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For the past decade I have been experimenting with new color imagery that is both an artistic and technical break from my former photographic career. I call these new works Botanical Metamorphics.

Technically, they are made without either film or camera. I use only a light source and lens to project forms onto archival color sensitive paper. I explore the structure of botanical subjects to reveal their inner essence. Through experimentation I have found ways to make these subjects more transparent than they appear to the naked eye. Tiny details, even when greatly enlarged, print dramatically without any of the graininess associated with conventional photography.

An average work takes many hours of preparation before the final printing. Because most botanical specimens are fragile, they quickly fade and self-destruct when subjected to strong light. It is therefore, only possible to make a small number of images before their delicate brilliance is gone.

These finished works are color photograms no larger than 16x20 inches. I also make selected editions limited to 25 in larger sizes (typically 20x24, 24x30 and 30x40 inches.) In this case an 8xl0 transparency is made of the original image to allow the photogram to be printed in these larger formats. Some of the final works are also presented as repeat images, which may increase the final size even further.

The Botanical Metamorphics fit into both the history of photography and the history of botanical imagery. From the photographic point of view, they are clearly photograms. A photogram has been defined in the the American Heritage Dictionary of the English Language, 1969, as follows: "Photogram (photography) A shadowy image produced without a camera by placing an object in contact with film or photosensitive paper and exposing to light."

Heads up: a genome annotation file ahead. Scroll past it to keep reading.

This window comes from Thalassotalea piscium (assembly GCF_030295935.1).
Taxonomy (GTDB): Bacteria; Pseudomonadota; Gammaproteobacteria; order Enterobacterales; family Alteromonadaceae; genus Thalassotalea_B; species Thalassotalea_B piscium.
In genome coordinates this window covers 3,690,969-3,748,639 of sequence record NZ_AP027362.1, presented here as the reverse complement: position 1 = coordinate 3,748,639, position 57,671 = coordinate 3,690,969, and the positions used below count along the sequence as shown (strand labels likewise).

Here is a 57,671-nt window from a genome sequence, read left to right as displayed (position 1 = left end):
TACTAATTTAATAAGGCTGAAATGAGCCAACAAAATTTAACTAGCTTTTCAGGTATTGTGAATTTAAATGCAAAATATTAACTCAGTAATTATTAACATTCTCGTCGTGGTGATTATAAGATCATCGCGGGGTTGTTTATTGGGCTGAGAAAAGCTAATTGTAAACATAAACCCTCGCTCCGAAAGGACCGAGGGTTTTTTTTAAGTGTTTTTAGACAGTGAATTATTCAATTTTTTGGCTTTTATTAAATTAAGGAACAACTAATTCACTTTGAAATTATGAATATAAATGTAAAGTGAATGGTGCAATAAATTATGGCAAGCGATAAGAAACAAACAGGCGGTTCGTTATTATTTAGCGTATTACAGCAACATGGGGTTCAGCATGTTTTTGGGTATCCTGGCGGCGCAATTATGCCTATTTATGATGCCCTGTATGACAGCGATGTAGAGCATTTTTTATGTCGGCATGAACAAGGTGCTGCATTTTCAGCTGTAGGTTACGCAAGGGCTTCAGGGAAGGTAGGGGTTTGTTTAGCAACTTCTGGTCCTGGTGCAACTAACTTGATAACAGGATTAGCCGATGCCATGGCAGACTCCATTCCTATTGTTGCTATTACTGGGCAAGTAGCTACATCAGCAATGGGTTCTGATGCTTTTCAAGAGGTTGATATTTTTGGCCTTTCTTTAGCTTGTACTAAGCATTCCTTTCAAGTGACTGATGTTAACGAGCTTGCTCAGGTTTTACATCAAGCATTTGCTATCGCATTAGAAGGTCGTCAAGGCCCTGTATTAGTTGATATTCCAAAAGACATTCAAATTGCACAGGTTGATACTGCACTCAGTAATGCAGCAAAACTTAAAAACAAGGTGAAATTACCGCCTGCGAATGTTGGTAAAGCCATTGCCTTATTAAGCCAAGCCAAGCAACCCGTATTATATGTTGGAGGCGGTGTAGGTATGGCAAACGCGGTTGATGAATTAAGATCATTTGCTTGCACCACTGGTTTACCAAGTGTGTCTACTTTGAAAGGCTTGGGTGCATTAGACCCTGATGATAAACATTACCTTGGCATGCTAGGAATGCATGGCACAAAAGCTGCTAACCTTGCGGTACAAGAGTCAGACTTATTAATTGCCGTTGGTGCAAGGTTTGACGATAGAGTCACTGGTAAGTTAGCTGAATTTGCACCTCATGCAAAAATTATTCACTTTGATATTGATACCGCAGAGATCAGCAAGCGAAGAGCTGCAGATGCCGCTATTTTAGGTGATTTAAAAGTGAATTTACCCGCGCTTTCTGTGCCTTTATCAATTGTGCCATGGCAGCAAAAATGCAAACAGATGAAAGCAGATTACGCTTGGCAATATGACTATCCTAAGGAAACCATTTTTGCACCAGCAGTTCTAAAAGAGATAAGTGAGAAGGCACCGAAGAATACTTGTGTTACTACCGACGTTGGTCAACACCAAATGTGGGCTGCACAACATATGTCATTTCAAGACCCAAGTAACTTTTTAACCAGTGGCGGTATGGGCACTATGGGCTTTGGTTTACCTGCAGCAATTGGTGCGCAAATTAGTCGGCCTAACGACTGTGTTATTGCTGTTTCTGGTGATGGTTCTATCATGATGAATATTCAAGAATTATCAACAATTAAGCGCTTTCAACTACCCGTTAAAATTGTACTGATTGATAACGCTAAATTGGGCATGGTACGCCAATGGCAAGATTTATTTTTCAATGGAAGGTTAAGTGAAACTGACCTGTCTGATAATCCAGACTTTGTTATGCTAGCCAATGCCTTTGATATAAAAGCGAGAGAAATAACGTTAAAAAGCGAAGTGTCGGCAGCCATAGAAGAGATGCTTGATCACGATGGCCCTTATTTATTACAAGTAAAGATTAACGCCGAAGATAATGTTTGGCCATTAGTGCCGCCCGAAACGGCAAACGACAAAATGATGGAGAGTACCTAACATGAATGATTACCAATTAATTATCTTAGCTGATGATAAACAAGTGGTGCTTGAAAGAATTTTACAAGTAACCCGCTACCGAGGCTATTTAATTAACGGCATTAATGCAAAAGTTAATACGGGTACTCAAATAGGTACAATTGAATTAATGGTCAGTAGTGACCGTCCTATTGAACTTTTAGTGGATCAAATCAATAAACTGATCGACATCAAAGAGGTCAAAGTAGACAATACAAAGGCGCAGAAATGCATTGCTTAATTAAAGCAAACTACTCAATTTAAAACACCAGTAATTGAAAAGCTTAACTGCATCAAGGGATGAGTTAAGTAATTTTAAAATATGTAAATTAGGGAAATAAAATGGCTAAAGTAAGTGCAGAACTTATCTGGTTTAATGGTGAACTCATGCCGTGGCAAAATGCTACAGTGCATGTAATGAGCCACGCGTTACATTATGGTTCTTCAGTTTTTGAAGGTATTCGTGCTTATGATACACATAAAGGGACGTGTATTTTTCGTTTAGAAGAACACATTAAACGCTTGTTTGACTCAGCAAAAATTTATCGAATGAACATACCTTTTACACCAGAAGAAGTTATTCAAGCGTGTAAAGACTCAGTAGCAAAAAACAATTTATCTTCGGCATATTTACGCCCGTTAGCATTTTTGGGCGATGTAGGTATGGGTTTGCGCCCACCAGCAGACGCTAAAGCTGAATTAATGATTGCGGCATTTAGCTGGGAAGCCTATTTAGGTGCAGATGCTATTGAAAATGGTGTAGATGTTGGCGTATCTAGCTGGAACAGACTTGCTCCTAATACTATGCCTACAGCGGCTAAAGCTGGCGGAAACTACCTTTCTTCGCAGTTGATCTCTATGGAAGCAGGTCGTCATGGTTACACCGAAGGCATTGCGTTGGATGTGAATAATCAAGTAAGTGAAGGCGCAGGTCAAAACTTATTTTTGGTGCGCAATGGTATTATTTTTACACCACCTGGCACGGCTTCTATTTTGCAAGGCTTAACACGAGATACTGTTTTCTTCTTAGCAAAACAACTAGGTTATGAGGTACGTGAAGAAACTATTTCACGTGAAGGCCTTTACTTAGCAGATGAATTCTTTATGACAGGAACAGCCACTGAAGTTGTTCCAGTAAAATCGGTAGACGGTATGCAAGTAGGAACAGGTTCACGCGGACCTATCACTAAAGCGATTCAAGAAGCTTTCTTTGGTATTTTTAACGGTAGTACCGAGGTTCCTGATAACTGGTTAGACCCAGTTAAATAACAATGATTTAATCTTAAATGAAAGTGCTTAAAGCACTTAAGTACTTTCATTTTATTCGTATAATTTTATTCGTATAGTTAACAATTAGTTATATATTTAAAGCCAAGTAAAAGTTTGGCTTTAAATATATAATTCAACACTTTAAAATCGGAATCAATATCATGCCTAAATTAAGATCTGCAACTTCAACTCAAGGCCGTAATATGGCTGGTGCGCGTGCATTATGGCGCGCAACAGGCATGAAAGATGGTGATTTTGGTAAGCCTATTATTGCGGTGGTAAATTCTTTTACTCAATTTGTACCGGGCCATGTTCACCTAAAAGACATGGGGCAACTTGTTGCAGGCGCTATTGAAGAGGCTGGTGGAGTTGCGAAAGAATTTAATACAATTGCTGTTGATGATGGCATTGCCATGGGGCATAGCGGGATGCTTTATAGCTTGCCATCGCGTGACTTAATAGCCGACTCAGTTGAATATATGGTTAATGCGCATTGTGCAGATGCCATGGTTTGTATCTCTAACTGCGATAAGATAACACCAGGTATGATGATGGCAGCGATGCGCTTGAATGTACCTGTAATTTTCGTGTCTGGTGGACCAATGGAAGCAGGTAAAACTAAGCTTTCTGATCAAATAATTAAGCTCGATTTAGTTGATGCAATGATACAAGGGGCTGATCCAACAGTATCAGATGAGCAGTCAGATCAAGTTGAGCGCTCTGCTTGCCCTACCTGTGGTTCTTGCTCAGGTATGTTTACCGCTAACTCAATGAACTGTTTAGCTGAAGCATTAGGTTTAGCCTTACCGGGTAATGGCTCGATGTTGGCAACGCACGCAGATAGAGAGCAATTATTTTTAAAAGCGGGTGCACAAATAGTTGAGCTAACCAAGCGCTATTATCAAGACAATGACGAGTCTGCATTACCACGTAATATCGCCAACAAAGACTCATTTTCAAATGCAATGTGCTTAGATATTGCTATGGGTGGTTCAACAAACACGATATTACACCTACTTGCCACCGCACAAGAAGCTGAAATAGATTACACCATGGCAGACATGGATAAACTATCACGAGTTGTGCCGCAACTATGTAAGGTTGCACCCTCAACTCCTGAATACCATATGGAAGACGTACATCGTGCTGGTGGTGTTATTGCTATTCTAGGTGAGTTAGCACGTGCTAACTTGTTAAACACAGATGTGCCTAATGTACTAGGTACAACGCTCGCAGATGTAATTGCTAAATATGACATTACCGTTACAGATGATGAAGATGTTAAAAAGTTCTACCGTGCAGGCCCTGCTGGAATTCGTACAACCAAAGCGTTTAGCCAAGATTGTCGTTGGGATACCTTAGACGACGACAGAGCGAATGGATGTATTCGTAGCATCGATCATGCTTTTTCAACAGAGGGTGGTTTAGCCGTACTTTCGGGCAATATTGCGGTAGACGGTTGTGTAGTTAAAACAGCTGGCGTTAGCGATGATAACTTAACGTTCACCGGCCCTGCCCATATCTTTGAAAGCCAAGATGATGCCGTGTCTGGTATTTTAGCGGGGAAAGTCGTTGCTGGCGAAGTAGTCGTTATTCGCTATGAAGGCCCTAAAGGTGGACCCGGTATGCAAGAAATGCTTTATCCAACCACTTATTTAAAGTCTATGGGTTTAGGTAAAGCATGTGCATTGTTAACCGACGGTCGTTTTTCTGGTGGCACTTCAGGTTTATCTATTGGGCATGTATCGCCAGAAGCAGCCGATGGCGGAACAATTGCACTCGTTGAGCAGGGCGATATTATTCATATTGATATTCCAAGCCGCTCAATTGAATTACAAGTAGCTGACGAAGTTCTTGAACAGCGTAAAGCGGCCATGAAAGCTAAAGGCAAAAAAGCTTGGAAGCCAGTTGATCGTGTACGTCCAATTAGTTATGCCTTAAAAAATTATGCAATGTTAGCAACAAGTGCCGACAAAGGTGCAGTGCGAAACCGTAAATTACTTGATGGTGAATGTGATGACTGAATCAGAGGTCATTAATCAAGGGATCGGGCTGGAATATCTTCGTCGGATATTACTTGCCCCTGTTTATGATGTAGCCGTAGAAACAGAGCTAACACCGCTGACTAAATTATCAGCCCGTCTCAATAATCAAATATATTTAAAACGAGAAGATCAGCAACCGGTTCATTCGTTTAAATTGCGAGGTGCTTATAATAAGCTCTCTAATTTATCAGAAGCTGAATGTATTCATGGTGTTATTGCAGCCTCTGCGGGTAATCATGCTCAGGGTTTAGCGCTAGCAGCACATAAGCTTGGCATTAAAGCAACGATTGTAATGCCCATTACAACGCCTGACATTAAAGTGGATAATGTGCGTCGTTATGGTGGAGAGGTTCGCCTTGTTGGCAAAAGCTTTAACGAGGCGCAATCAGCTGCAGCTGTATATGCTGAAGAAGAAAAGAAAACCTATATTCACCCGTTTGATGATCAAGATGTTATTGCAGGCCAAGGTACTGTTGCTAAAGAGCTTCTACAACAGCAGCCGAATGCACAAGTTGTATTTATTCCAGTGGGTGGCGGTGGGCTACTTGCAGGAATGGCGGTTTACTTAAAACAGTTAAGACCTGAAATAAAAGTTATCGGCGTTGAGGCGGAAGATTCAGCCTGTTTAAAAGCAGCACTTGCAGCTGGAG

The photogram was best known as a post World War I movement in Europe. In 1917, a German named Christian Schad experimented with the technique and called his works Schadographs. In 1921, Man Ray, an American painter living in Paris, saw some of Schad’s work and started some of his own experiments, which he called Rayographs. The following year, the Hungarian Laszlo Moholy-Nagy in turn saw a portfolio of 12 Rayographs and produced his own experiments, which he called photograms. Popular for a few years, this movement had passed into photographic history by the 1930’s.

Photogram is a slightly incorrect definition for the process I have developed, as I have taken the traditional photogramatic process a few steps forward. My technique is a color process where light is passed through the object, which is then enlarged onto photosensitive color paper thereby eliminating shadows altogether. The light seems to come from within the fruit, flower or vegetable.

The long-lived, rich and distinct history of botanical art has, for the most part, been associated with painting (usually watercolor), drawing, and printmaking (usually engraving). By using archival light-sensitive color photographic paper in my Botanical Metamorphics, I have broken with these traditional methods to open another chapter in the rich history of botanical art.

As a society, we have become sadly out of touch with the powerful simplicity of nature. I am firmly convinced that most individuals who remain closely associated with the earth and its products are affected by this interaction. In contrast, although we are all presented with an overwhelming choice of fruits, flowers, and vegetables in or out of season, they more and more frequently come to us dyes, saturated with chemicals, bleached, dehydrated, reconstituted, waxed, gassed and tightly cocooned in plastic.

In my Botanical Metamorphics I am reaching into the very center of familiar plant life, and presenting my discoveries it a powerfully graphic contemporary manner. I want this new body of work to not only amaze and delight, but also emotionally reinvolve the viewer in the absolute beauty of botanical forms.

Ann Parker